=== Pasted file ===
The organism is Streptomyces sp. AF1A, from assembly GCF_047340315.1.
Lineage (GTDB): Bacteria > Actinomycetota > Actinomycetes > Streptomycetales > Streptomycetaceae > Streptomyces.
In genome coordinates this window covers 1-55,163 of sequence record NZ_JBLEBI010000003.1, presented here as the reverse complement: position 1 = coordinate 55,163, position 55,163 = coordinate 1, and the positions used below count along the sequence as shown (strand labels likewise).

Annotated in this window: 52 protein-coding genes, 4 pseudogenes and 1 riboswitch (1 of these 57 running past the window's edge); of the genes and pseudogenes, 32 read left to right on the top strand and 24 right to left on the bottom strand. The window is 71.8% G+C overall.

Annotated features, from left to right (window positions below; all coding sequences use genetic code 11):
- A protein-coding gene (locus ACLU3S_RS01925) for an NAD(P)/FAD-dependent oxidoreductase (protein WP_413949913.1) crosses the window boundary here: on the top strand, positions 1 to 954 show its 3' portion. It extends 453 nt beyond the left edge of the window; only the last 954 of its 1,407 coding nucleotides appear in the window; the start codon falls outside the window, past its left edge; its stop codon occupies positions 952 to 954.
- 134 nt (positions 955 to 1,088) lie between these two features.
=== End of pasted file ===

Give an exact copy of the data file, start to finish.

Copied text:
The organism is Streptomyces sp. AF1A, from assembly GCF_047340315.1.
Lineage (GTDB): Bacteria > Actinomycetota > Actinomycetes > Streptomycetales > Streptomycetaceae > Streptomyces.
In genome coordinates this window covers 1-55,163 of sequence record NZ_JBLEBI010000003.1, presented here as the reverse complement: position 1 = coordinate 55,163, position 55,163 = coordinate 1, and the positions used below count along the sequence as shown (strand labels likewise).

Annotated in this window: 52 protein-coding genes, 4 pseudogenes and 1 riboswitch (1 of these 57 running past the window's edge); of the genes and pseudogenes, 32 read left to right on the top strand and 24 right to left on the bottom strand. The window is 71.8% G+C overall.

Annotated features, from left to right (window positions below; all coding sequences use genetic code 11):
- A protein-coding gene (locus ACLU3S_RS01925) for an NAD(P)/FAD-dependent oxidoreductase (protein WP_413949913.1) crosses the window boundary here: on the top strand, positions 1 to 954 show its 3' portion. It extends 453 nt beyond the left edge of the window; only the last 954 of its 1,407 coding nucleotides appear in the window; the start codon falls outside the window, past its left edge; its stop codon occupies positions 952 to 954.
- 134 nt (positions 955 to 1,088) lie between these two features.